Peter Brooks


I have for some time been puzzled about the status of narrative in the law, and more particularly the status of talk about narrative in the law. On the one hand, there has been plenty of legal scholarship-starting more or less from the "storytelling" issue of Michigan Law Review in 1989 - on the uses (and the virtues) of "outsider" narratives in the law, and even before that there was Robert Cover's foundational Nomos and Narrative. It has become something of a commonplace - too much of one - that legal storytelling has the virtue of presenting the lived experience of marginalized groups or individuals in a way that traditional legal reasoning doesn't. This view has of course been criticized, and some of the more naïve assumptions about the moral benefits of storytelling have been questioned. On the other hand, I am not aware that all this story talk has made any difference to legal actors. Trial advocates tell stories - they have always told stories - and clinical training in advocacy includes some attention to construction of the story you will tell in the courtroom (which of course echoes the training in rhetoric given to lawyers in antiquity, when rhetoric and the law were inextricably interwoven). In particular, it is assumed that juries often decide verdicts on the basis of the more persuasive story presented at trial.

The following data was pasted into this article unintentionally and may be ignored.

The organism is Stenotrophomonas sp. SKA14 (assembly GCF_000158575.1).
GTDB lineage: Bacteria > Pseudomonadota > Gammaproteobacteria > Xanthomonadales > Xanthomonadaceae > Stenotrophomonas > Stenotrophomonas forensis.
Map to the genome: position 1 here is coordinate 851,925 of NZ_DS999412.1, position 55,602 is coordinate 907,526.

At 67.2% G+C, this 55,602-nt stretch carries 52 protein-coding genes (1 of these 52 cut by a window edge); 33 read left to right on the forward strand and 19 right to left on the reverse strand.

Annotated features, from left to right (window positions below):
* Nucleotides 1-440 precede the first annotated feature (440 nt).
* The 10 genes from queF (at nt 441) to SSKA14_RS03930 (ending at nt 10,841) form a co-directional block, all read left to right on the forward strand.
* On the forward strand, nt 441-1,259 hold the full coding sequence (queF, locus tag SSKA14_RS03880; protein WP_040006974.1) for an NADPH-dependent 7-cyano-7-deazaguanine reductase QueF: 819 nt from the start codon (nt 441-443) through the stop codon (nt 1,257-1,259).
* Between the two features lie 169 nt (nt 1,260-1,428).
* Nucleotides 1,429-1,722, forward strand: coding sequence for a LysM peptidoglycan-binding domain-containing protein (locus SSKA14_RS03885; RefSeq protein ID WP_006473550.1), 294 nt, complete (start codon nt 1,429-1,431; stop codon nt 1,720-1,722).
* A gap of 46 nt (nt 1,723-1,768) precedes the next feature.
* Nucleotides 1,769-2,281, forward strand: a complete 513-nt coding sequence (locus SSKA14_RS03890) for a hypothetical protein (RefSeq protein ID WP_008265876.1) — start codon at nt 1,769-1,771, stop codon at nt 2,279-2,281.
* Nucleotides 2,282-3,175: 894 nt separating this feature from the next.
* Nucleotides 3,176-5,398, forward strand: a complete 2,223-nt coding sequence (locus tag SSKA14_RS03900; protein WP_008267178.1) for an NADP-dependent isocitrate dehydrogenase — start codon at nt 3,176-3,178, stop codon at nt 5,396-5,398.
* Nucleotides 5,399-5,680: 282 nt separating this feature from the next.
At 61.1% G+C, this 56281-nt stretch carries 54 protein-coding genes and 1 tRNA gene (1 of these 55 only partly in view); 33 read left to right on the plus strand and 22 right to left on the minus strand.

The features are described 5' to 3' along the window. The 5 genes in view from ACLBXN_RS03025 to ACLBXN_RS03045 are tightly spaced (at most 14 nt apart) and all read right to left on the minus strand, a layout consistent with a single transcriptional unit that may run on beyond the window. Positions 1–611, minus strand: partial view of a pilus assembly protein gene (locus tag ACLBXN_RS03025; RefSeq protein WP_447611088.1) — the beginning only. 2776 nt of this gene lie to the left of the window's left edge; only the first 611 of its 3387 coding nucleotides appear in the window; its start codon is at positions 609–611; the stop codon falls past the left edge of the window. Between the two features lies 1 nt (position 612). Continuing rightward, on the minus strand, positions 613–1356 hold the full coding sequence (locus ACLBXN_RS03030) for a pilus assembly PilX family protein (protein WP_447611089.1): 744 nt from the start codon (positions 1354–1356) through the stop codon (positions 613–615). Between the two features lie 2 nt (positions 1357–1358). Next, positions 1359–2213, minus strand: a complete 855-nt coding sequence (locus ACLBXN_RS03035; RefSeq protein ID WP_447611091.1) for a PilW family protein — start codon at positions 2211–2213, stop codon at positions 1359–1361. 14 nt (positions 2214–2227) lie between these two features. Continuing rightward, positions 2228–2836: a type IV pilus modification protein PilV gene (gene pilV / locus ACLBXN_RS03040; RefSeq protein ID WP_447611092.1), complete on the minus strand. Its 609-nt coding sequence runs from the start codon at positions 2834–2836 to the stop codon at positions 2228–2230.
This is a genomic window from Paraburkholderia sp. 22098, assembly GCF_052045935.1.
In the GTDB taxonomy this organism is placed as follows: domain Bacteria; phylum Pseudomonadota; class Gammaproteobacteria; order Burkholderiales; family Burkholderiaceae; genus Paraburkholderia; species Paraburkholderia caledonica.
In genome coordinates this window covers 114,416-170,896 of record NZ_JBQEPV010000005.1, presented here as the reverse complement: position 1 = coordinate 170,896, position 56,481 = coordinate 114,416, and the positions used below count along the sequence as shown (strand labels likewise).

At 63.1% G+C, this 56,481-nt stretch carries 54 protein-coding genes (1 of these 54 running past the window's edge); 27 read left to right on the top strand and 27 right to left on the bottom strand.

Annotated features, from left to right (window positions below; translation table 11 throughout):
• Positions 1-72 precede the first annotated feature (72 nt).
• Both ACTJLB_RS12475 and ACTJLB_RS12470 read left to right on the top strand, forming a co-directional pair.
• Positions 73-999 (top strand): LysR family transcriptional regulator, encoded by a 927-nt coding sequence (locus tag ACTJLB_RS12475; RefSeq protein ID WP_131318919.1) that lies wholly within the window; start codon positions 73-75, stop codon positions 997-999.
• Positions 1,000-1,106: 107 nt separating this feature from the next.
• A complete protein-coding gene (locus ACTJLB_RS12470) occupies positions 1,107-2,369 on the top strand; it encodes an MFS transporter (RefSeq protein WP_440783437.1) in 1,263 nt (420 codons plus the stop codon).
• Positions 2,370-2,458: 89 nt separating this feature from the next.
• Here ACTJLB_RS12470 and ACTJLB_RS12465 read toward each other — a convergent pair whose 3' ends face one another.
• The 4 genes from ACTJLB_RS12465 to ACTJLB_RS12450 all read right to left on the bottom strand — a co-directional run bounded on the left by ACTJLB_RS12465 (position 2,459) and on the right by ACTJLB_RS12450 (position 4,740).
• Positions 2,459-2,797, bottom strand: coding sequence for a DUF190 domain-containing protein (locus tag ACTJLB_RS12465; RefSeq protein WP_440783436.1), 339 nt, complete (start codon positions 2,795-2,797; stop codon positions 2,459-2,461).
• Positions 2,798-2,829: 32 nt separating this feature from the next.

Yet you search in vain for any explicit recognition by legal decisionmakers that how a story is told can make a difference in legal outcomes. That is not quite true: there are moments when the law notes that a story has been mis-told, or not told according to the rules (of evidence, for instance), or doesn't make sense as told. Appellate courts are to some degree the enforcers of rule-governed storytelling. Yet they don't talk narrative talk. They are conspicuously lacking in the analytic vocabulary and tools of literary "narratology," for instance. Narratology - which I shall discuss in more detail later on- distinguishes between events in the world and the ways in which they are presented in narratives. It pays attention to the parts of narrative and how they combine in a plot; to how we understand the initiation and completion of an action; to standard narrative sequences (stock stories, one might say); and to the movement of a narrative through a state of disequilibrium to a final outcome that reestablishes order. Narratology also studies perspectives of telling: who sees and who tells, the explicit or implicit relation of the teller to what is told, the varying temporal modalities between the told and its telling. I know of only one instance when the Supreme Court shows an explicit, quasi-narratological awareness of narrative as a category of thought and presentation of reality (I'll come back to it later), and it has not produced a sequel.